The Eames Lounge Chair Wood (LCW) (also known as Low Chair Wood or Eames Plywood Lounge Chair) is a chair designed by husband and wife team Charles and Ray Eames. Designers of some of the most iconic furniture of the twentieth century.
The chair was designed using technology for molding plywood that the Eames developed before and during The Second World War. Before American involvement in the war, Charles and his friend, architect Eero Saarinen, entered a line of furniture into the Museum of Modern Art’s “Organic Furniture Competition” in 1940, exploring the natural evolution of furniture in response to the rapidly changing world. Charles and Eero won the competition. However, production of the initially designed chairs was postponed due to production difficulties, and then by the United States entry into WWII.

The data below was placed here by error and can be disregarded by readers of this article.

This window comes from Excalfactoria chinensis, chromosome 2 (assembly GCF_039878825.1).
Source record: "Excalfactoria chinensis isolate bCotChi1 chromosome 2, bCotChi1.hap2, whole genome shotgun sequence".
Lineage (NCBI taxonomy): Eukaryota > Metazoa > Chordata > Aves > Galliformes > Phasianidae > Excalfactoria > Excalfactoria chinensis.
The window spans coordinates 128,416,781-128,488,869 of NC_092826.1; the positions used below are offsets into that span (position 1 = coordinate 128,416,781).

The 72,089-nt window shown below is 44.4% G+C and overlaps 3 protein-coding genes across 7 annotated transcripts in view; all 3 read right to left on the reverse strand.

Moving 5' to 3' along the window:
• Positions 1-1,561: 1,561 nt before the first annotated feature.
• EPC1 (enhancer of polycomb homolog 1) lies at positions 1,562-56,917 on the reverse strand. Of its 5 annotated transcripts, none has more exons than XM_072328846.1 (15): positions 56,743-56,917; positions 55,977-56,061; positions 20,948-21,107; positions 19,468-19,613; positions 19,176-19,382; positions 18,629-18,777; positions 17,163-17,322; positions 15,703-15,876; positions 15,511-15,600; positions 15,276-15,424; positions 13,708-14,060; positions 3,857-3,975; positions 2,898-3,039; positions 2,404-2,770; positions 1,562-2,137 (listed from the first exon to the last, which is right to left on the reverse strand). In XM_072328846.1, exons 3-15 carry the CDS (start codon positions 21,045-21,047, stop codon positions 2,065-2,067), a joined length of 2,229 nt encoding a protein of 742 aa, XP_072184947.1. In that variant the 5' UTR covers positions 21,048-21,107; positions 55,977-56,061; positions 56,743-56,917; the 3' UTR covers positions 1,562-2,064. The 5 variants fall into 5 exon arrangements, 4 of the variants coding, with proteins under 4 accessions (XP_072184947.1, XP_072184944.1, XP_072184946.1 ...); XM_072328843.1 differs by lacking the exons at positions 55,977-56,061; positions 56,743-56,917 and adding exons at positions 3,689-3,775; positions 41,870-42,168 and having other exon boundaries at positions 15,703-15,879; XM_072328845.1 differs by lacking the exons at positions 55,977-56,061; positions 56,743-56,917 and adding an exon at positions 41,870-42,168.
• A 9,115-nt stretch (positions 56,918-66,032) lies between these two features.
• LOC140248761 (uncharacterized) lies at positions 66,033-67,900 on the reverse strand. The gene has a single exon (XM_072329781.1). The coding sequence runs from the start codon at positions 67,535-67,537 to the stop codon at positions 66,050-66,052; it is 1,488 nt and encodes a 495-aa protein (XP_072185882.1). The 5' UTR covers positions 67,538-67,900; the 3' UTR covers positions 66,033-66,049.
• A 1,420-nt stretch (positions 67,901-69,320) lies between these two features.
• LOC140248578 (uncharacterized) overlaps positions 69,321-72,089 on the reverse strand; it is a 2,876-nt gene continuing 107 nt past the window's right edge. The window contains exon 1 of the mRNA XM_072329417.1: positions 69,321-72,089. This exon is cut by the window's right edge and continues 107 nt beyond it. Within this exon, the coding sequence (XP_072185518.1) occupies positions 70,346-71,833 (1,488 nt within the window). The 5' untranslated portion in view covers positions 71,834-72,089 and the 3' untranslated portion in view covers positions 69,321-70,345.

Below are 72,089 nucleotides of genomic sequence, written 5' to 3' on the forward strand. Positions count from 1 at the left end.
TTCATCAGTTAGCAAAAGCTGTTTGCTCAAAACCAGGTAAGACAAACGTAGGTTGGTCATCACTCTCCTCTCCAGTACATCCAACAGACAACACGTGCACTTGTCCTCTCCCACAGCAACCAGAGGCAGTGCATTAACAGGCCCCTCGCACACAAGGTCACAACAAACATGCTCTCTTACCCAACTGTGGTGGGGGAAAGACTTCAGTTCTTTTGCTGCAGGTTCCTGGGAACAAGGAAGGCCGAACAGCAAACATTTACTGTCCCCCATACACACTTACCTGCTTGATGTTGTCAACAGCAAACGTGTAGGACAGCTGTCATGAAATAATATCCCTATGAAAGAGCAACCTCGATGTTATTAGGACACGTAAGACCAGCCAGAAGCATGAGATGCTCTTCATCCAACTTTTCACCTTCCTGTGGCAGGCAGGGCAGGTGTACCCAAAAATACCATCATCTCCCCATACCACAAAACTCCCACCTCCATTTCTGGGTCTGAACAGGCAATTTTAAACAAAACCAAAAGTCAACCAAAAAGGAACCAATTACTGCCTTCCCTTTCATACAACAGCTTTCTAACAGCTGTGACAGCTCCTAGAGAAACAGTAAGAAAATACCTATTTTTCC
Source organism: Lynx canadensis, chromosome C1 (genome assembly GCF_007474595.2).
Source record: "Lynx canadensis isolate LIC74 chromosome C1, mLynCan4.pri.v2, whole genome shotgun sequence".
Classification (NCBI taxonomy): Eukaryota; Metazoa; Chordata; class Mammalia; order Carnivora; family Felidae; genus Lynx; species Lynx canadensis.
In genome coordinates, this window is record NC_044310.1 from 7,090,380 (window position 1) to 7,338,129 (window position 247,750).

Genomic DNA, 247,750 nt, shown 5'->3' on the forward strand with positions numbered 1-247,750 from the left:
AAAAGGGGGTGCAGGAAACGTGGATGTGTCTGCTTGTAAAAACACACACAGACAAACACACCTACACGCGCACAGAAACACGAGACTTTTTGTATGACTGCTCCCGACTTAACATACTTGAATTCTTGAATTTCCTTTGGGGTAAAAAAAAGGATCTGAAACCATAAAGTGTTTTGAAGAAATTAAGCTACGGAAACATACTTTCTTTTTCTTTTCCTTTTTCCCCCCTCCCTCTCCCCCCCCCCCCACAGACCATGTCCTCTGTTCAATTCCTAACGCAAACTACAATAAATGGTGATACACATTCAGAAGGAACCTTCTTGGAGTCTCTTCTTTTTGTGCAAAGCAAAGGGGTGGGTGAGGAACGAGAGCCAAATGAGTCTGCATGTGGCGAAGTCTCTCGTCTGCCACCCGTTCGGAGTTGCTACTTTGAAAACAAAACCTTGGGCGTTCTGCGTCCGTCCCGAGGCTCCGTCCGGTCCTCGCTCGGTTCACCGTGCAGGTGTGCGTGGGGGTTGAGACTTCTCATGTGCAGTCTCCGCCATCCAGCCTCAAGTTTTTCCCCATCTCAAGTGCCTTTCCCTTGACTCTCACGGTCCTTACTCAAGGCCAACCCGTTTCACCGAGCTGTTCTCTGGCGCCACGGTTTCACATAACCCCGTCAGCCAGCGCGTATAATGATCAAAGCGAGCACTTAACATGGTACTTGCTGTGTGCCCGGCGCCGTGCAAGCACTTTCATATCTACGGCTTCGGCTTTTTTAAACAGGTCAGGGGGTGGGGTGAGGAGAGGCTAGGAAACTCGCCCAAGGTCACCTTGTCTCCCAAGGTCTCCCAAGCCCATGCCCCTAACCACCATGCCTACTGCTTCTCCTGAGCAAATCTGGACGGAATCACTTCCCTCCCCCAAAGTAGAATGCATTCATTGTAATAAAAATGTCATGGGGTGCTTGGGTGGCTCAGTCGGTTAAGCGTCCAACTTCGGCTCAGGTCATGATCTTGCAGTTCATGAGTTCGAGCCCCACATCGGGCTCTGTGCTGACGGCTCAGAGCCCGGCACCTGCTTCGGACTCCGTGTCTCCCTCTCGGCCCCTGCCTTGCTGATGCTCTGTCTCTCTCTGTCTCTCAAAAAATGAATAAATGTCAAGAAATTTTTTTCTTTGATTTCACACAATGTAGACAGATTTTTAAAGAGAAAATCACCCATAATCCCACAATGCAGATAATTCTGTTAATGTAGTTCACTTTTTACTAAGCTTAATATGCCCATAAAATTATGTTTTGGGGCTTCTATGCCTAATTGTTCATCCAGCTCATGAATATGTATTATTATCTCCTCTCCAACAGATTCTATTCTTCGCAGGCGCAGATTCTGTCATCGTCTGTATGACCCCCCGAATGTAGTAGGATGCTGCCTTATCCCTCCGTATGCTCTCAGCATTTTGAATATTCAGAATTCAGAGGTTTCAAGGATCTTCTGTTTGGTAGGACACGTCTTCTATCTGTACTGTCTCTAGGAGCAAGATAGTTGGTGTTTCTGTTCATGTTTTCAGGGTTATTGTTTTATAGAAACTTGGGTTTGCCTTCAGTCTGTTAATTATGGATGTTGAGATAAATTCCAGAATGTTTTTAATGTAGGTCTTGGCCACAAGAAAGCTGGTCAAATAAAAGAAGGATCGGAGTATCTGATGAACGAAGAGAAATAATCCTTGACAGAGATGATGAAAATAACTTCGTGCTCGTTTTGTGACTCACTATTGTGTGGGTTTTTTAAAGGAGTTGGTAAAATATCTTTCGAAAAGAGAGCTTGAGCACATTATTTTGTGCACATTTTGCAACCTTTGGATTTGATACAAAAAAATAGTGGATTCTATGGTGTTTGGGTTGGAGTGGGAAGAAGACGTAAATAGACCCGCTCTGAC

This interruption proved fortuitous to Charles. He began making molded plywood splints for the U.S. Air Force. The splints were modelled after his own leg and allowed him to hone the technique of molding the plywood into complex curves. The LCW was a result of this experience. Parallel manufacturing techniques, also during World War II, were used by Isidor Zuckermann’s firm in the United Kingdom to manufacture types of aeroplane wings and submarine parts.
Today a LCW chair manufactured under license by Vitra will set you back around £890, cheaper than a submarine.